Syrian President Bashar al-Assad's latest remarks have provoked a sharp response from opponents and critics, after he urged Syrians to defend the nation from the "enemies of God".

Bashar al-Assad
Syria's President Bashar al-Assad waves to his supporters after speaking at the Opera House in Damascus

Assad made a rare public speech on 6 January. The televised address was said to be a fresh initiation for a peace plan to end the 21-month-long crisis. However, the president did not step down from his hardliner position

Washington has snubbed Assad's comments over the ongoing conflict in Syria, saying the defiant speech "was yet another attempt by the regime to cling to power".

The US State Department replied:

"His initiative is detached from reality, undermines the efforts of Joint Special Representative Lakhdar Brahimi, and would only allow the regime to further perpetuate its bloody oppression of the Syrian people."

The European Union (EU) has also reacted strongly to Assad's comments, by reiterating its previous stand that he has "to step aside and allow for a political transition".

Meanwhile, Syria's neighbour and former ally Turkey responded:

"His remarks are just repetitions of what he's said all along. It seems he's locked himself up in a room and only reads the intelligence reports presented to him."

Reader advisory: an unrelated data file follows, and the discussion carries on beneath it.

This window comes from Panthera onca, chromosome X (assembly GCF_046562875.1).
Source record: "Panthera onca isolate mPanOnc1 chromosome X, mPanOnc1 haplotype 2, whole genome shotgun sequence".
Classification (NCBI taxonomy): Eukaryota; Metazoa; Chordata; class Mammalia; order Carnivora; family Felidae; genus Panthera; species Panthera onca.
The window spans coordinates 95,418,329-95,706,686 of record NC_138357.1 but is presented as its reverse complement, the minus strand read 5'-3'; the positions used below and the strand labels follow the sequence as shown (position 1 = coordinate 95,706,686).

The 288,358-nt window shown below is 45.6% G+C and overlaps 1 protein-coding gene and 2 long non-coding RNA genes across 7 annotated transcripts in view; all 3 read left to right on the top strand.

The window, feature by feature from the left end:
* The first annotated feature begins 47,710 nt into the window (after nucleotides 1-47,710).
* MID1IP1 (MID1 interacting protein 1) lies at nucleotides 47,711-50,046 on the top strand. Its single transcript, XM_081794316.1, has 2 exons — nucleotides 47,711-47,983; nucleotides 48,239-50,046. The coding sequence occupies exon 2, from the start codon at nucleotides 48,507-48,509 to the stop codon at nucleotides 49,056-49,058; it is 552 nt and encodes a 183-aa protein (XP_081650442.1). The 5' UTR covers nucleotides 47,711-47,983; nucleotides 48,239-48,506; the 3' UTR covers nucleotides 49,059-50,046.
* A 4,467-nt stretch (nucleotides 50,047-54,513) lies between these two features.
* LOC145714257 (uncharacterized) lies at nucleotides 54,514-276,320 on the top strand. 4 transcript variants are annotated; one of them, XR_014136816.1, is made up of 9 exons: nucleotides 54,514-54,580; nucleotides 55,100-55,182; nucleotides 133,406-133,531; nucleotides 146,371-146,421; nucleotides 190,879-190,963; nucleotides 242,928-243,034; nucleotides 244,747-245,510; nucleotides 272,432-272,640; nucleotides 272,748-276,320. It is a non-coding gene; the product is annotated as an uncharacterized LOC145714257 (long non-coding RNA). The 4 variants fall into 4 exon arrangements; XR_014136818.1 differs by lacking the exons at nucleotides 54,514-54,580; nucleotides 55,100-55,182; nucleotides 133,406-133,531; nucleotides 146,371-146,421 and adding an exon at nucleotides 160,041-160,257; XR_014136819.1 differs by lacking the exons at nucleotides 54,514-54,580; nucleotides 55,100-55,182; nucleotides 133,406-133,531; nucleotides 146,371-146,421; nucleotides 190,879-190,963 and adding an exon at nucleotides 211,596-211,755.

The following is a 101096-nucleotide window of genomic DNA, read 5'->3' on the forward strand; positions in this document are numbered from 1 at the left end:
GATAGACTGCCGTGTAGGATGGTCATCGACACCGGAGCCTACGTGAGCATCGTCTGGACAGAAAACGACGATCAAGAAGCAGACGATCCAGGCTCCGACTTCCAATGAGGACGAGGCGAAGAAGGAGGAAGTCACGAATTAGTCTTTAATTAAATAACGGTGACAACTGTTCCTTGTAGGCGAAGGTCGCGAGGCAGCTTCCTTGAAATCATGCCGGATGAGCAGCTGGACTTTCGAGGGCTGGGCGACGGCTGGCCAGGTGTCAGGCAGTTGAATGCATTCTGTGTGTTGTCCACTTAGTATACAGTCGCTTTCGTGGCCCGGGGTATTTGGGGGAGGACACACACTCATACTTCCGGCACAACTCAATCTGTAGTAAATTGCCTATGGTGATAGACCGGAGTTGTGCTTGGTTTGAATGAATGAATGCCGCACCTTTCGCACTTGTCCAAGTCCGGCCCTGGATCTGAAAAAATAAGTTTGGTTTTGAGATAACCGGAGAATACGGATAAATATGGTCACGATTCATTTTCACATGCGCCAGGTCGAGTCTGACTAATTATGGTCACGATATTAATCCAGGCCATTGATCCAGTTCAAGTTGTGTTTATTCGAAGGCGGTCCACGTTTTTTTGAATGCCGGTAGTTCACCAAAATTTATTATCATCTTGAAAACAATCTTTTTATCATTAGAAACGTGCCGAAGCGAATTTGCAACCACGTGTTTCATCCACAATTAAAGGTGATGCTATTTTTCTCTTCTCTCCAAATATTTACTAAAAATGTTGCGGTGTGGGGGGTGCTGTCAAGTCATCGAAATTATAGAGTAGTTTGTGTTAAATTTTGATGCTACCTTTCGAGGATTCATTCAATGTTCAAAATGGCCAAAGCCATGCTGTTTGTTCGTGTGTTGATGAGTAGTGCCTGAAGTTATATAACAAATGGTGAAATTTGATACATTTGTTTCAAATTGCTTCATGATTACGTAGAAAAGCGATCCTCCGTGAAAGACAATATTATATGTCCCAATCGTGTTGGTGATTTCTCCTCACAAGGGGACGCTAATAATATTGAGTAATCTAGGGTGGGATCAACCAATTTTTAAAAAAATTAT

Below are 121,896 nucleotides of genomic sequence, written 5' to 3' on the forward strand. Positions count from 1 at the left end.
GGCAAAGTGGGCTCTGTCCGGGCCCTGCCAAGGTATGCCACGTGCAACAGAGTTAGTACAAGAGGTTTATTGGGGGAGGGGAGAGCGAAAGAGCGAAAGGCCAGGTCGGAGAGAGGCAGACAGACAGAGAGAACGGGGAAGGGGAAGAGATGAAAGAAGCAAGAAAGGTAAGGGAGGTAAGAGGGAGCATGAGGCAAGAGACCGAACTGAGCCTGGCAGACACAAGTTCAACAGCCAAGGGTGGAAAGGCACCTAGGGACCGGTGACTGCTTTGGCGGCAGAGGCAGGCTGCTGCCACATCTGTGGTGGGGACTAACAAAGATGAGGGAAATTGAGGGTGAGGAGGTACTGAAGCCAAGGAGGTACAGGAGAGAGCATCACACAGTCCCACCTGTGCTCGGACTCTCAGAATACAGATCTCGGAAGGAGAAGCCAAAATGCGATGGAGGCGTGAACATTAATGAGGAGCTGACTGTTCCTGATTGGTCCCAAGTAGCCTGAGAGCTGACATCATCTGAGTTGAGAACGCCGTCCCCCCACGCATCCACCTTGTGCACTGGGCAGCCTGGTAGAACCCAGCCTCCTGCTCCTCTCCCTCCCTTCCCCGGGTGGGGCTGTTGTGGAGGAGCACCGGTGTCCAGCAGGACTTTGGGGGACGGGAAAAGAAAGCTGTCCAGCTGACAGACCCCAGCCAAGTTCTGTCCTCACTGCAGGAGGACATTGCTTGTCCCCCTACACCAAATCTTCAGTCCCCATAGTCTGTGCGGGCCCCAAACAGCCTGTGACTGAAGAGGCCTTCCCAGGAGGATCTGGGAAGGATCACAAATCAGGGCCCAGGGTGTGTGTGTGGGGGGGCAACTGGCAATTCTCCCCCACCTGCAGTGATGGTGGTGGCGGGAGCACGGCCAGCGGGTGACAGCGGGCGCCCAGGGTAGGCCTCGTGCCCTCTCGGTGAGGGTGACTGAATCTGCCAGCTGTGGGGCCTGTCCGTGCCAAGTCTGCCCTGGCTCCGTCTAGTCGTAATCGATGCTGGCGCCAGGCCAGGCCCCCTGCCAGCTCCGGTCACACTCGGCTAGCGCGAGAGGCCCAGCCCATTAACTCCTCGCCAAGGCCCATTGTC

"Politically speaking, we are for reform, but we should use force to defeat terrorism. The state is defending its people. There is no question about it, it is constitutional and legitimate, it is self-defence. Spreading their ignorance, they have tried to entrench suffering," the Assad said in his first public speech since June.

The address was broadcast on Syrian state-television.

The Syrian National Coalition (SNC) also condemned Assad's hour-long speech, with George Sabra, the vice president of the bloc, speaking to Reuters:

"We should see it rather as a declaration that he will continue his war against the Syrian people. The appropriate response is to continue to resist this unacceptable regime and for the Free Syrian Army to continue its work in liberating Syria until every inch of land is free," adding that Assad's speech did "not even deserve to be called an initiative."

Assad's comments have come at a time when Brahimi is intensifying his efforts in narrowing the differences between the US and Russia. The Syrian president gave his speech from central Damascus, a move which has been seen by analysts as a bid to stamp his authority over the capital while anti-Assad rebels continue to capture large parts of the country.